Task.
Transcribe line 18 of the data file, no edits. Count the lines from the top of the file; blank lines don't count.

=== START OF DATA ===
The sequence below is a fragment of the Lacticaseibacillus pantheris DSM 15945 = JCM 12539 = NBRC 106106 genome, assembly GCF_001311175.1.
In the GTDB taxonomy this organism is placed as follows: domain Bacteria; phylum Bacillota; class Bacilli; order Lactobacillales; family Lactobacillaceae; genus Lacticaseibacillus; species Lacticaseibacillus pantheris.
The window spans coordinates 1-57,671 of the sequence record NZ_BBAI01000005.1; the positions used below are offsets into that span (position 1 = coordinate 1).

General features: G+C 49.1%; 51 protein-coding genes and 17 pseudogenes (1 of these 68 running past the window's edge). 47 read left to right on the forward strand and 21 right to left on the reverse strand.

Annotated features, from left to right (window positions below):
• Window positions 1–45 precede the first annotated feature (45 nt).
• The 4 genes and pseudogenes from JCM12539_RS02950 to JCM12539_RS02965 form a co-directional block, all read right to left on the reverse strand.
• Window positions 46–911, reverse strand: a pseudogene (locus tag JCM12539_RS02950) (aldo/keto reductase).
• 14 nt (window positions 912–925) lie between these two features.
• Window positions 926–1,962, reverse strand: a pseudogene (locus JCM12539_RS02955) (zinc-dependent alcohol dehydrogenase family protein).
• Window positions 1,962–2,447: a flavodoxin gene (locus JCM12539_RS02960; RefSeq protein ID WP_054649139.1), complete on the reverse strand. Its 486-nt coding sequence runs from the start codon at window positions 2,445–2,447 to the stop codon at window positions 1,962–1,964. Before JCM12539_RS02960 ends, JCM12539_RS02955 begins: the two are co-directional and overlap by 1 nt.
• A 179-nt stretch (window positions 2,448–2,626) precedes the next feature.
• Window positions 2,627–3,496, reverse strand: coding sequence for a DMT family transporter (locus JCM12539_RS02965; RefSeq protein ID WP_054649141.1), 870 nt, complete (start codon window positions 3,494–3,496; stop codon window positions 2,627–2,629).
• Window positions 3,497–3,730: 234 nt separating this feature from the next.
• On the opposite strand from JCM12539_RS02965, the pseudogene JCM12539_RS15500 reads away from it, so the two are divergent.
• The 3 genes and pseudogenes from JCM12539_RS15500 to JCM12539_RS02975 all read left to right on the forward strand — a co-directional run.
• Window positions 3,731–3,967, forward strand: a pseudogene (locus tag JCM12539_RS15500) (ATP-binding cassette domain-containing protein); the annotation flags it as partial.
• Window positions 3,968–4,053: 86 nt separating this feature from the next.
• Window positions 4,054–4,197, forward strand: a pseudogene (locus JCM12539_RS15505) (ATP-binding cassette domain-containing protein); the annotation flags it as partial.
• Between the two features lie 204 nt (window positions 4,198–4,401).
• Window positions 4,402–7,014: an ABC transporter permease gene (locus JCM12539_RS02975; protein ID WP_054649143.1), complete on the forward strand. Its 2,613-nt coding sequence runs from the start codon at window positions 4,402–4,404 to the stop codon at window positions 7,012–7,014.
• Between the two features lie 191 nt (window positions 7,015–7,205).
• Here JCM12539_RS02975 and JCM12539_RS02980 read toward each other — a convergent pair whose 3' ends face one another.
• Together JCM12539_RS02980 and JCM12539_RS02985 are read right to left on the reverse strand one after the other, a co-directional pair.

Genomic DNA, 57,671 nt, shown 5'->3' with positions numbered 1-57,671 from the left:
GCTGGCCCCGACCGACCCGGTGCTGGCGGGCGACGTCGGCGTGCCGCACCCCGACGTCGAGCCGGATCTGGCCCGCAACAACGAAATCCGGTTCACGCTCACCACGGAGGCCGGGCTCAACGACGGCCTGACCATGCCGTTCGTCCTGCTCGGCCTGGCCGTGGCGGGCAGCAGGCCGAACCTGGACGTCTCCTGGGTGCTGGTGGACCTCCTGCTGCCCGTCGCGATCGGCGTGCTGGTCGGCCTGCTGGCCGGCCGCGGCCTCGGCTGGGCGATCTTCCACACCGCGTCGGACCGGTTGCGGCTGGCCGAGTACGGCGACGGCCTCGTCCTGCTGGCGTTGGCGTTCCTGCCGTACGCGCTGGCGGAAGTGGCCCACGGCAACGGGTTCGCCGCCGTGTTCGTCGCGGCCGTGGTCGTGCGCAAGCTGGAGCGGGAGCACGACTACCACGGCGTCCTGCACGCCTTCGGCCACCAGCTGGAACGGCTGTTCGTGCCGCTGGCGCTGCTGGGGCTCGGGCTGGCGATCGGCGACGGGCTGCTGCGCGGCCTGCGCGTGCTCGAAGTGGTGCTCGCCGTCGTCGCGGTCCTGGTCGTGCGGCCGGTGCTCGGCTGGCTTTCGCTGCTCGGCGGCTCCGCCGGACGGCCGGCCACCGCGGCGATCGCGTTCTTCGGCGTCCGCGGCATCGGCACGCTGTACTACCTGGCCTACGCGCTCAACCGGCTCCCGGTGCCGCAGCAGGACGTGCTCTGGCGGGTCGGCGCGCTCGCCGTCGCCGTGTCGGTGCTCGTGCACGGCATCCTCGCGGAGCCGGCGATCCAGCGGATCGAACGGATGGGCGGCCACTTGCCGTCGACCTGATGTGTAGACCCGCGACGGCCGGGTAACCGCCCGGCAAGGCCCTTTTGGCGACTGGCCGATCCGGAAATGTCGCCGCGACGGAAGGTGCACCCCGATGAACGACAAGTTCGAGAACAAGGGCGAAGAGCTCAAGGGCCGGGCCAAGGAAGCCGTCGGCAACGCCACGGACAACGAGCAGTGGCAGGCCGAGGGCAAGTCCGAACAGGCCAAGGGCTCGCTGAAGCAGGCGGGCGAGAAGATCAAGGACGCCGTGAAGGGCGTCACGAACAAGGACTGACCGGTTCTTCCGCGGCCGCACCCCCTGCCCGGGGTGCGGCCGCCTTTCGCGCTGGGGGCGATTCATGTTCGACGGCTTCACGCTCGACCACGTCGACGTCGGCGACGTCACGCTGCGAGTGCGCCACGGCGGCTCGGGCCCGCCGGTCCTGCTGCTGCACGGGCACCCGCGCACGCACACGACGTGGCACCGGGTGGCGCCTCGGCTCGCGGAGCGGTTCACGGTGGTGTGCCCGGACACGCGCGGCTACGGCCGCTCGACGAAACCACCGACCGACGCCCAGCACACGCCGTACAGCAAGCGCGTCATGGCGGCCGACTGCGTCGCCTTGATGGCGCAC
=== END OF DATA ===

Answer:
• Window positions 3,968–4,053: 86 nt separating this feature from the next.